If paying off your car loan early isn't the right move for your current financial situation, other options exist, like refinancing your auto loan.
If your credit score has improved since you first got your loan, you may be able to refinance with better loan terms. And even if your credit score is the same, a different lender may still offer you better terms than your current one, especially if you initially financed with the dealership.
Interest calculations for a car loan
Many car loans calculate interest differently than other loans, like personal loans, mortgages, and credit cards.
While other loans often charge compound interest (meaning interest is charged on both the principal and accrued interest), many car loans charge simple interest, which is calculated based only on the loan's principal.
But while simple interest results in a lower interest charge over the life of the loan, lenders often find other ways to ensure a profit, like precomputed interest. With precomputed interest, lenders calculate the total interest on the whole term of the loan and include that amount in your contract. That means that even if you pay your loan off sooner, or make extra payments, the amount of total interest you pay does not change.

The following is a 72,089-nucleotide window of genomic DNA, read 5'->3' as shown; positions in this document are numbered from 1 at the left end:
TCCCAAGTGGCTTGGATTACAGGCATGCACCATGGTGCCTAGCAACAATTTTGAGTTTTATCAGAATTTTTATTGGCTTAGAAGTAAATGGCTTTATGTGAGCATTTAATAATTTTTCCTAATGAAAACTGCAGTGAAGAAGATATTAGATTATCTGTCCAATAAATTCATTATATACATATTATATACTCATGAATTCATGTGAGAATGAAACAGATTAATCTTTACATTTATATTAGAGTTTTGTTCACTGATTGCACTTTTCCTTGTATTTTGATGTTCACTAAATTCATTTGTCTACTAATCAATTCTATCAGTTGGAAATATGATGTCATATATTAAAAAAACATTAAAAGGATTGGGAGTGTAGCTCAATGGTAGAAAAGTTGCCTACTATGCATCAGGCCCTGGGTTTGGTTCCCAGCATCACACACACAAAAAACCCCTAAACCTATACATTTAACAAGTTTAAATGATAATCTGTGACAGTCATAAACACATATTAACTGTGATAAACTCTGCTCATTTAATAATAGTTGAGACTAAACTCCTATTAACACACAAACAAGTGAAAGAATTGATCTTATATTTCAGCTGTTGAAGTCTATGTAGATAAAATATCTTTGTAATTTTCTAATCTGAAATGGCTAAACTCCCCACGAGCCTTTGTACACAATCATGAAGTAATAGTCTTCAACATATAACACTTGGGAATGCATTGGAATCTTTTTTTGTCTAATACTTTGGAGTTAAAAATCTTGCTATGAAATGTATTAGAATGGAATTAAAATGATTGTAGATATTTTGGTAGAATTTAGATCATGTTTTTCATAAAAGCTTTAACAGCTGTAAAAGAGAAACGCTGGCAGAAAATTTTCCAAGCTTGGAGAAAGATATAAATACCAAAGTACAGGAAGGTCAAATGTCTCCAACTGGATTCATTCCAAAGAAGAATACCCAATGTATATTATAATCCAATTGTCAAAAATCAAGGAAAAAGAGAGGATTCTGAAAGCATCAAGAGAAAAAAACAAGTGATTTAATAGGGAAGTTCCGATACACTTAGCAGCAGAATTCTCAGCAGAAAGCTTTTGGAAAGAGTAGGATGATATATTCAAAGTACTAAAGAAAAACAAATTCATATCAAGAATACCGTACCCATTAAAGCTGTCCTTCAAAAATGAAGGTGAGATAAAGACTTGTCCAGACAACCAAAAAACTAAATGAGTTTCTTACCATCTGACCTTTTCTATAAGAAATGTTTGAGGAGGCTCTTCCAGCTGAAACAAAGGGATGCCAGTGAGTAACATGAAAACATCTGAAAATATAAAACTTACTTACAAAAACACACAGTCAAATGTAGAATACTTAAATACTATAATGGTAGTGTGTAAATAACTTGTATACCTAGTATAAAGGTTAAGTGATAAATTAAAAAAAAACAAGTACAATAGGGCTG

Car loans and early pay-offs FAQs
What is a pay-off car loan early calculator?
An auto loan early-payment calculator helps you know how much time and interest you can save by increasing your monthly car payments.
How does an auto loan calculator help with extra payments?
Auto loan calculators use the length of your loan term and interest rate to show you how much you can save by making extra monthly payments.